Jocassee is a man-made lake, one that allowed for the creation of the Foothills Trail. One of the power companies in the area decided to dam the confluence of four rivers, and that flooded a small town in the valley along their banks. At its deepest, the lake runs about three hundred and fifty feet, and there is a very active local diving community that explores the few abandoned buildings that were left in place along with the submerged forest there. There are a lot of in-jokes, like the fake graveyard and skeletons in the shallows near the dive ramp. If FireInMyBones hadn't warned me, it would have taken me a couple of minutes to figure out that the bones weren't real.

    Again, I had fatigue cramps from the exertion of the last two days, so I didn't do quite as much swimming as I might have liked. Still, it was a beautiful day out on the lake--not as hot as the day before and mildly overcast to cut the UV some.

    We left the lake and headed back to FireInMyBones's house once again to shower and change before heading out to dinner. We went over to the (absolutely beautiful) downtown area in Greenville to eat at a new restaurant that had quite the beer selection, amazing fries and onion rings, and very good barbeque. I was impressed.

    After eating dinner and chatting for a while, it was time for me to head back out on the road down to Gainesville. I loaded everything into the car and found my way back on down to I-85. Seven rather boring hours later (minus a trio of murderous semis meandering in a pack), I reached home.

    After eight hours' sleep and a little food, I feel good. Disappointed that I didn't meet my primary goal of the trip, but still good. I had wanted to finish the trail, but I think that is going to have to wait until next year. My training regimen (which I definitely asked FireInMyBones about and intend to take his suggestions to heart) will need to increase in intensity over the next year to make it possible, for I have no intention of letting the trail be out of reach forever.

    Pics and video will follow.
    Last edited by FLRider; 07-03-2012 at 19:02.

  2. #2
    Senior Member MedicineMan's Avatar
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    Love the word report! Looking forward to the video.
    You are a stronger man than me even for considering that trail this time of year!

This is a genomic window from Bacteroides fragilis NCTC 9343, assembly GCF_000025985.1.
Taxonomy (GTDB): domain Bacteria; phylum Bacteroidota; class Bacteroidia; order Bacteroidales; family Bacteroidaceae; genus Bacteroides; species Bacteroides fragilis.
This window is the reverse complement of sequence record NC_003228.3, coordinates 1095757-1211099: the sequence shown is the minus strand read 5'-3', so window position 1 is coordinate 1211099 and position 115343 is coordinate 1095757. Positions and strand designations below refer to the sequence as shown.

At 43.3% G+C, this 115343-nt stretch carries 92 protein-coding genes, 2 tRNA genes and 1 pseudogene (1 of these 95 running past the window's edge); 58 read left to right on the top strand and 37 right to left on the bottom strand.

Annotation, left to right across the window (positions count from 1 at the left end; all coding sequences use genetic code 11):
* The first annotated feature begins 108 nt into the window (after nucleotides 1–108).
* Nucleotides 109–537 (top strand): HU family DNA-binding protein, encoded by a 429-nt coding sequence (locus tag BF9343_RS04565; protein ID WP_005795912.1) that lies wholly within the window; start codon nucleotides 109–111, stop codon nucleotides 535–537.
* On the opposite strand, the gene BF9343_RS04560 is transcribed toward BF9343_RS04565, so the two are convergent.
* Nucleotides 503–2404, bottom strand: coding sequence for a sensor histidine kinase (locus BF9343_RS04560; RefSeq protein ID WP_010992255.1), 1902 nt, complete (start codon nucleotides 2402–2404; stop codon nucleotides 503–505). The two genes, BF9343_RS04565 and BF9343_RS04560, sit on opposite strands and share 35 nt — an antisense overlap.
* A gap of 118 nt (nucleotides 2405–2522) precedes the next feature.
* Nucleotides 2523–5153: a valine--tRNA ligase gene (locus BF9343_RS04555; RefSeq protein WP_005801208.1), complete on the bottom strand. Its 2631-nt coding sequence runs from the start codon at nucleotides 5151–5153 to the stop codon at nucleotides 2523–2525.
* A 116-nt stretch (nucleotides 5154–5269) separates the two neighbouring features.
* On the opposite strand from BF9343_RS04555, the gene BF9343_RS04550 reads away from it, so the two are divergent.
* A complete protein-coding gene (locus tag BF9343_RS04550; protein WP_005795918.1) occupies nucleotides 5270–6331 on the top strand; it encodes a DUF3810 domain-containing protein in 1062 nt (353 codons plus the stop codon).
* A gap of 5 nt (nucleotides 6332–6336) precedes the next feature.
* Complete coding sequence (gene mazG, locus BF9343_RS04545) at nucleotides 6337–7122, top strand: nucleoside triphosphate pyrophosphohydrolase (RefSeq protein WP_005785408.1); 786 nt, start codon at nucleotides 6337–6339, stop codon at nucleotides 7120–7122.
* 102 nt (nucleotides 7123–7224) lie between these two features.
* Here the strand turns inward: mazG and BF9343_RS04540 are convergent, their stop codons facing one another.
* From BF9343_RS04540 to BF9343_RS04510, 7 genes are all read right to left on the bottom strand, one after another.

Do wonder if FIMB roched you into anything other than a fitness program-he has
    that affect on people!
    Anyway, glad you escaped the flats for a while. The FHT will be waiting on you.

  3. #3
    grannypat's Avatar
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    Thanks for sharing your report. Glad you got to see some of the beautiful upstate. Come try it again in September or October. You had the unfortunate luck of visiting during record breaking heat.

  4. #4
    Prefers life at 12 MPH. FLRider's Avatar
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    Quote Originally Posted by MedicineMan View Post
    Love the word report! Looking forward to the video.
    You are a stronger man than me even for considering that trail this time of year!
    Do wonder if FIMB roched you into anything other than a fitness program-he has
    that affect on people!
    Anyway, glad you escaped the flats for a while. The FHT will be waiting on you.
    FIMB definitely sold me on the ultralight hiking philosophy; his pack weight, with my food bag, was the same as my pack weight without the food bag. My experience summiting Table Rock with just a daypack definitely brought that lesson home; it was hot, hard work to climb that mountain with less than fifteen pounds, let alone thirty. So, we'll see where that leads...


    Quote Originally Posted by grannypat View Post
    Thanks for sharing your report. Glad you got to see some of the beautiful upstate. Come try it again in September or October. You had the unfortunate luck of visiting during record breaking heat.